To celebrate the release of our 103rd 33 1/3 on Live Through This by Anwen Crawford, we bring you the third installment of Hole week. Here is an excerpt from the chapter “Asking for It.”
Underlying public antagonism towards Courtney Love is the same suspicion that has dogged female participants in rock ’n’ roll for decades: that, in the end, she is merely a groupie, and fucking is her talent. Groupies reaffirm the phallus worship that lies at the heart of rock culture; they make literal the fantasy of consummation that is spun between a star and his audience. At the same time, the groupie (and, by extension, any female fan) is needed to deflect the anxiety provoked by an objectified male performer: if he is being looked at by other men, what kind of desires are being generated? Homosocial ones? Homosexual ones? ‘The whole rock scene (as opposed to rock music) depends on us being there,’ wrote the pseudonymous Susan Hiwatt in 1971. ‘Women are necessary at these places of worship so that, in between the sets, the real audience (men) can be assured of getting the women they’re supposed to like.’ A ‘real’ rock star connects with a male audience through the objectification and denigration of women, both thematically and literally. To do otherwise is to risk emasculation. We all know which kind of male performers appeal largely or exclusively to women—the pussies and the fags.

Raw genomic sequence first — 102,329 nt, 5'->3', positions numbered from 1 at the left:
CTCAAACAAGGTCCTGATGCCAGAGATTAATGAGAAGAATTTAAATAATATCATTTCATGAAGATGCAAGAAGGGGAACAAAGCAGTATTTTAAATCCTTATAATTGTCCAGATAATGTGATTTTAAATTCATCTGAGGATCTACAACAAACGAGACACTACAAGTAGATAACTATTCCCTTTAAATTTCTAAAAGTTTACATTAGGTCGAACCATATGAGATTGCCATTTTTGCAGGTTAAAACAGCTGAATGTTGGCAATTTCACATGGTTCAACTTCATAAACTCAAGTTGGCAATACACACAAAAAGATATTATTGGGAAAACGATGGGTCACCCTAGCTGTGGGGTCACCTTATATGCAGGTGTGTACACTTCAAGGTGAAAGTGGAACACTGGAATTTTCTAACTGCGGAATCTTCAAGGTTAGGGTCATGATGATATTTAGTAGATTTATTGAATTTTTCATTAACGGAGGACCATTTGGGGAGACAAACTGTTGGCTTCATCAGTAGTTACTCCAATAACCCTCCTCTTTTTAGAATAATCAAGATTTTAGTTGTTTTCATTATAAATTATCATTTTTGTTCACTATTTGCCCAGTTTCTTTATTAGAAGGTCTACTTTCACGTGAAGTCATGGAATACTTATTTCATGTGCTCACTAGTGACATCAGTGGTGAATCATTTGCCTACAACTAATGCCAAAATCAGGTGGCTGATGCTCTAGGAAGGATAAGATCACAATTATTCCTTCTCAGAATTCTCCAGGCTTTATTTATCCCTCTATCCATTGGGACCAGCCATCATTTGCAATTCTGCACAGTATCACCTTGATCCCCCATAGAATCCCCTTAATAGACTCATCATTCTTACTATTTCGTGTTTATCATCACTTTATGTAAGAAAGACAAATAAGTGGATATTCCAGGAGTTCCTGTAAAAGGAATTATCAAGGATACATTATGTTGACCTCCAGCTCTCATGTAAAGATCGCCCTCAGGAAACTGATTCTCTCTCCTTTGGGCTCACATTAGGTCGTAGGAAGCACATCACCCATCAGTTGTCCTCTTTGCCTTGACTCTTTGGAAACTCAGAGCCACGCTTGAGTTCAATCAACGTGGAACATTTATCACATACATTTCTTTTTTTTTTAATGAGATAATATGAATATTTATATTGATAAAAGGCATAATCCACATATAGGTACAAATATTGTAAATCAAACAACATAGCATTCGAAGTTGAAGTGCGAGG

Groupies attract contempt, but their position is not as wholly debased as it may at first appear. Arising in tandem with the early stirrings of second-wave feminism and its emphasis on the liberation of women from conservative sexual mores, the groupies of the 1960s and ’70s counterculture modelled a newly assertive sexuality, pursued outside of monogamy and wedlock. They also took the logic of fandom to its limit. Why collect records when you can collect sexual encounters with the people who made those records? Such savviness provokes hostility—women aren’t supposed to plan for and pursue sexual activity. It’s easier if a woman can be romanticised as a spontaneous innocent, as in The Rolling Stones’ ‘Ruby Tuesday.’ She would never say where she came from/Yesterday don’t matter if it’s gone. As opposed to the frigid suburbanite who so tediously insisted upon her individual status—she might even want to marry you, for pity’s sake!—Ruby Tuesday is gloriously interchangeable, without name; an untamed animal.
A female performer further exacerbates this antidomesticity. Courtney Love couldn’t even dampen suspicion by getting married, for, in the strange logic of her detractors, her marriage proved that she was a groupie (and, worse, a gold-digger). On stage and off, she demanded notice, and knew that what she received in return was a combustible mixture of admiration, opprobrium and desire. I pay good money not to be ignored, she snarled on ‘Teenage Whore,’ the opening track to Pretty on the Inside, and that was before she was famous. By the time of Live Through This—post marriage, post pregnancy, post Vanity Fair—her tone was wearier, more circumspect. Every time that I sell myself to you, she sang on ‘Asking for It’ (actually singing, now), I feel a little bit cheaper than I need to. The ‘you’ was all encompassing: fans, enemies, the press, perhaps even her husband, perhaps herself.